"Once these short term pressures have been contained, as I expect they will be, the Reserve Bank can even consider reversing these pressures," Singh said at a function here. (Agencies)
Earlier this week, RBI has raised short-term interest rates to check rupee fall, which fell to an all time high of 61.21 against the greenback.
The Central Bank has also hiked the lending rates for banks, limiting the borrowing of the system at Rs 75,000 crore and sucking up of Rs 12,000 crore, to make the domestic currency dearer.
The Marginal Standing Facility (MSF) rate was increased to 10.25 percent from current 8.25 percent. Accordingly, the Bank Rate also adjusted to 10.25 percent with immediate effect.
Thus, RBI raised lending rates to commercial banks by 2 percent to 10.25 percent making the loans costlier. The measures came after high level meetings between the Prime Minister and the Finance Minister followed by discussions with RBI Governor D Subbarao who was called as the rupee lost 33 paise to reach 59.89 after touching over 61-levels last week.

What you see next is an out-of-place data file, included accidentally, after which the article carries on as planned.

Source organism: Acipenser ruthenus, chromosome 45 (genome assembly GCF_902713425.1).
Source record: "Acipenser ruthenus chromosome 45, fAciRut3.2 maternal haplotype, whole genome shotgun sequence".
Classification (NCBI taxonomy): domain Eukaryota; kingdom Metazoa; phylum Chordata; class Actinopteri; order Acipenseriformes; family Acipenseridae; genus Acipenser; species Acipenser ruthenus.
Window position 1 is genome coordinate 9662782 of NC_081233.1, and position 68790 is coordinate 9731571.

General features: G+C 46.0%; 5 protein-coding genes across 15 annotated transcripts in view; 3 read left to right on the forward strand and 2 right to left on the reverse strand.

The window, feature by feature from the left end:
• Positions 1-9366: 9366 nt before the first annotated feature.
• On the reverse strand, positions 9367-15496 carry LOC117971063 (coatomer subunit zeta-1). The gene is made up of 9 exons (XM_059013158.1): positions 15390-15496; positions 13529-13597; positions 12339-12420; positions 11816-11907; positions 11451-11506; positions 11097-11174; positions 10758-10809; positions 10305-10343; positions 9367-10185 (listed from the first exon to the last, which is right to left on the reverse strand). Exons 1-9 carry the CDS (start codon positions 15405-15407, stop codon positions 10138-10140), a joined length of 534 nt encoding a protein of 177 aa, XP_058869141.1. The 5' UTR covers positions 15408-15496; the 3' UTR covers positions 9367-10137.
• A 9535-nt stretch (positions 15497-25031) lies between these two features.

"These steps are not meant to signal an increase in the long term interest rates. They are designed to contain speculative pressure on the currency," he said.
The RBI has done its bit to stabilize market expectations, he said, adding, initially it injected dollars into the market. This helped to some extent.
"Once these short term pressures have been contained, as I expect they will be, the Reserve Bank can even consider reversing these pressures," Singh said at a function here.